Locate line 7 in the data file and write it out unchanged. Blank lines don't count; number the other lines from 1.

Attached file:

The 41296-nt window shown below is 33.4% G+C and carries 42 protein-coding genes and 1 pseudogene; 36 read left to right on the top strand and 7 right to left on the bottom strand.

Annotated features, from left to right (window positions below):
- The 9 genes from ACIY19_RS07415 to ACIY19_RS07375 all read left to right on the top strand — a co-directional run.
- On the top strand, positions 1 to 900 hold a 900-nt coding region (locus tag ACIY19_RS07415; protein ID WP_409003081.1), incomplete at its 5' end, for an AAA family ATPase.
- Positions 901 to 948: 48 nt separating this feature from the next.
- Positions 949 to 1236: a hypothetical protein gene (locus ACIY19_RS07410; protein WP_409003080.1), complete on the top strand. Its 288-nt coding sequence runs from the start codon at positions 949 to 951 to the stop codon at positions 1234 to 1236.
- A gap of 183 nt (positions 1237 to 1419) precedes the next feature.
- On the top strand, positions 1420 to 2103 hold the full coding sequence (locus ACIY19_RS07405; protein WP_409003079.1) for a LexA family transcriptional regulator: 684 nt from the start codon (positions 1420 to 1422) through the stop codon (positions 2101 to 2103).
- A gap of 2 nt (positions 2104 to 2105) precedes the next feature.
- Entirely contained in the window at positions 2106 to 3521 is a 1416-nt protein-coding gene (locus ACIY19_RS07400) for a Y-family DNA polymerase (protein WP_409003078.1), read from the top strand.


- A gap of 183 nt (positions 1237 to 1419) precedes the next feature.